Considering the growing prevalence of drone photography and video footage over miles of natural landscape, a bird’s-eye view has been proven to be more than eye candy in determining climate impacts. But for wildlife managers at Pea Island National Wildlife Refuge, a major stopover for migrating waterfowl and shorebirds, the compact low-flying machines are also competitors for feathered fliers’ airspace.
That’s why a recent paper analyzing nearly a decade of aerial photographs of the Outer Banks refuge used images taken by a standard airplane to discern how the island is evolving.
The report, “Land cover changes on a barrier island: Yearly changes, storm effects and recovery periods,” was the first to develop a method for quantifying landscape change on barrier islands, and by extension, changes to different kinds of wildlife habitat. The paper, published Sept. 16 in Applied Geography, also revealed that storms that may be destructive to human infrastructure can at the same time enhance habitat for coastal wildlife.
“Quantifying land cover changes in long- and short-time scales and recovery periods is important for land management purposes and to gain a better understanding of the connection between physical, biological, and environmental processes driving the evolution of coastal regions,” according to the paper.
Although researchers focused on Pea Island National Wildlife Refuge, located on Hatteras Island between Oregon Inlet and Rodanthe, the methodology is applicable to other coastal barrier islands. Detailed, color-infrared images taken from 2011 through 2018 were used by researchers to calculate changes every year in land cover and create terrain models, according to a Sept. 28 press release from North Carolina State University. The team was then able to assess changes in topography across the island, and how land responded to storms and how long it took to recover. Land was divided into a dozen categories, such as beach, marsh and estuarine pond, and each was measured every April.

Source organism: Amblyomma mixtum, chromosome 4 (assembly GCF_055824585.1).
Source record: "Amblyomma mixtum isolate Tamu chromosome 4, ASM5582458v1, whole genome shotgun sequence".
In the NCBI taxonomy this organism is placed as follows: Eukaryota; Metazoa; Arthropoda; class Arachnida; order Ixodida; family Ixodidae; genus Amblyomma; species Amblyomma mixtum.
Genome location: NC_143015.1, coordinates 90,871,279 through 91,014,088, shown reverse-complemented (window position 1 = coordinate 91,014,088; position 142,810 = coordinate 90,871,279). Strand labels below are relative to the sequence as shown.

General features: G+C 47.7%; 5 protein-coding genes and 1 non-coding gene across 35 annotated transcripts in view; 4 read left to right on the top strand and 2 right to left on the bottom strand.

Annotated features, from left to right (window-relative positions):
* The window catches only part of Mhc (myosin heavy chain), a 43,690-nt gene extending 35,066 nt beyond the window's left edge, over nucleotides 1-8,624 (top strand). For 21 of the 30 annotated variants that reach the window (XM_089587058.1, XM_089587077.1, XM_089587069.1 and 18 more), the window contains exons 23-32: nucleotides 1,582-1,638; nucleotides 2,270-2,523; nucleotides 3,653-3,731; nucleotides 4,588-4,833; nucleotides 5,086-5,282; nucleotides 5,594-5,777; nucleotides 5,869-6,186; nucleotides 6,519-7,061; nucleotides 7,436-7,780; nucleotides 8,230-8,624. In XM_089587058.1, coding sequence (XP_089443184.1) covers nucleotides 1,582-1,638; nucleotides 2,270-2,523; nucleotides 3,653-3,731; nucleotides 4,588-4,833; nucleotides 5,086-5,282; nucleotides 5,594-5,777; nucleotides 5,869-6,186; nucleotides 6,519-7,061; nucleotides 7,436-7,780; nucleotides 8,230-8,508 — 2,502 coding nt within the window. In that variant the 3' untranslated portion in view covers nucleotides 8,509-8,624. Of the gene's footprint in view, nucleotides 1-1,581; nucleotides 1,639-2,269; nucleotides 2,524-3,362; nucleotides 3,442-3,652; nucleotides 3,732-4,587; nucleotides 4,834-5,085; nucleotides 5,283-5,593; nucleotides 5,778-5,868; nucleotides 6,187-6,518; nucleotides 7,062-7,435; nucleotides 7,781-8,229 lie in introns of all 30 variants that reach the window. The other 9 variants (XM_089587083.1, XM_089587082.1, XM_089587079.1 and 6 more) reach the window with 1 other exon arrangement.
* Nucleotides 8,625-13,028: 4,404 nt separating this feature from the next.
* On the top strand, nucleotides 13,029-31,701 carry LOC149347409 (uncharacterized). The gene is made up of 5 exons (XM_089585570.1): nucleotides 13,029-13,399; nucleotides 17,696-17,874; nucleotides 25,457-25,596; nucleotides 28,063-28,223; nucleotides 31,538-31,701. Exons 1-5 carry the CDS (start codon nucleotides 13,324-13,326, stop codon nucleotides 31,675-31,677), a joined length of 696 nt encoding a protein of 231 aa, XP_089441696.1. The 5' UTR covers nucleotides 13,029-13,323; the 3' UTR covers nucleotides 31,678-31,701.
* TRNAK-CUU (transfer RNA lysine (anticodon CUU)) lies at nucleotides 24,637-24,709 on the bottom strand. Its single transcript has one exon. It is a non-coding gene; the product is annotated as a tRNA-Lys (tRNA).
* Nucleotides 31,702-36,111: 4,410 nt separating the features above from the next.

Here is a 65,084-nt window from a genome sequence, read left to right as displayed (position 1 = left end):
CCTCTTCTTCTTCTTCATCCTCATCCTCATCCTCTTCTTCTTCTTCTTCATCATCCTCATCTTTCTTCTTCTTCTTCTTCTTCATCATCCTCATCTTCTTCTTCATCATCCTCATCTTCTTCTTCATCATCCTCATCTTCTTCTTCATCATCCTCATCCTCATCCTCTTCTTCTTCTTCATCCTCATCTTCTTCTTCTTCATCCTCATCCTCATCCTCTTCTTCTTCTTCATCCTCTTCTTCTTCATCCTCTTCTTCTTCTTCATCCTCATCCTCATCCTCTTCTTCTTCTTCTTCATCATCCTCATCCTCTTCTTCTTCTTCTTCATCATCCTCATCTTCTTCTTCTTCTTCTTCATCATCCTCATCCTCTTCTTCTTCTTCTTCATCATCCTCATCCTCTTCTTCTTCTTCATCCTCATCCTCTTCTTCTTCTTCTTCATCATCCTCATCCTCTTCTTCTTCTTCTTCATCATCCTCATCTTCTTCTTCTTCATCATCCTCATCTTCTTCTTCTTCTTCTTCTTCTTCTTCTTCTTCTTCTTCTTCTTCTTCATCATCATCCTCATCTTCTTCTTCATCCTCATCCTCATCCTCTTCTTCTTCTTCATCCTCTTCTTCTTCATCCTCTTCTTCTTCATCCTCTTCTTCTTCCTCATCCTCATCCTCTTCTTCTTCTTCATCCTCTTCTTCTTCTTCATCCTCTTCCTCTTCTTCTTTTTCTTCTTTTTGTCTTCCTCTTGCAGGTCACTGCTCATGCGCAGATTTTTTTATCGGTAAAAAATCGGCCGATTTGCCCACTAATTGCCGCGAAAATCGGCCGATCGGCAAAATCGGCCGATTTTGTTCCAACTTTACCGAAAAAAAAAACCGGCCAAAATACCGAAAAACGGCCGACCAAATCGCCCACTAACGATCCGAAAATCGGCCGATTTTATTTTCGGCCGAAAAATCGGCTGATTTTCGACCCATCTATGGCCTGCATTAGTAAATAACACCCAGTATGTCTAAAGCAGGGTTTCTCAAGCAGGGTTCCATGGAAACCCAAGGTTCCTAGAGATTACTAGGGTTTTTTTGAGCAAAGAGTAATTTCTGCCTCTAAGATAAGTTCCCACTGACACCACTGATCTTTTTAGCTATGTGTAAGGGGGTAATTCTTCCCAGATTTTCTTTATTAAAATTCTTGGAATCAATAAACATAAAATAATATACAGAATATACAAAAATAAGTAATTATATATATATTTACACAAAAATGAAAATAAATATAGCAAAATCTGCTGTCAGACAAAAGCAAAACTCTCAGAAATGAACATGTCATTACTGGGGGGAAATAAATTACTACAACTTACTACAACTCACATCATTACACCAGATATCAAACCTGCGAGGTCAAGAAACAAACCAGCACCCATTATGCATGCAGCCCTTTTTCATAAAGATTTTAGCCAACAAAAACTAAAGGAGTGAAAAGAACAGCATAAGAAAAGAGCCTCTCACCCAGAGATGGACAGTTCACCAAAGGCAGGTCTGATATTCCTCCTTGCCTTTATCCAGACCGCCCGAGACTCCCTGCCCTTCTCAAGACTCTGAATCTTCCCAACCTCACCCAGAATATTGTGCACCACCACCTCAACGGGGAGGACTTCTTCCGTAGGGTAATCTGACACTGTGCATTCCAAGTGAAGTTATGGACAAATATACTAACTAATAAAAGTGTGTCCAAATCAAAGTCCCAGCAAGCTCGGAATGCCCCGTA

The aerial photography, which is done by North Carolina Department of Transportation, has not been limited to the parameters of the study timeline.
“We are continuing to get the data,” Beth Sciaudone, a research assistant professor of civil, construction and environmental engineering at N.C. State and a co-author of the paper, said in an interview.
Although satellite images are useful in detecting different land vegetation and changes from storm damages, she said that aerial photographs taken by planes provide better resolution.
Pea Island has been the subject of numerous studies over the years, but this is the first time a study has combined topography and high-resolution imagery taken on a frequent basis, she said.
“We are literally counting up the number of acres of marsh versus dunes versus ponds, and providing kind of hard numbers rather than, ‘Yes, we know that the beach has been eroding. We know that the sand dunes have been eroding,’” Sciaudone said. “But now we’re able to put numbers on it.”
The images revealed how dramatically Hurricane Irene in 2011, and Hurricane Sandy in 2012, altered the Pea Island refuge, especially Irene. The storm overwashed the road in Rodanthe, flooding the pavement, flattening dunes and destroying part of the road. But further north, an inlet was ripped open not far from the refuge’s visitor center. Within a short time, much of the water disappeared, leaving a sand flat that was attractive nesting areas for shorebirds. But the photos show the area is becoming more vegetated.
The project, the genesis of which goes back to the N.C. 12 Transportation Management Plan for the Bonner Bridge replacement, was done with support from NCDOT.
“It’s a science-based approach to understanding how some of these changes are happening — and we see that in real time,” Rebecca Harrison, coauthor of the study and supervisory refuge wildlife biologist at the refuge for the U.S. Fish & Wildlife Service, said in an interview.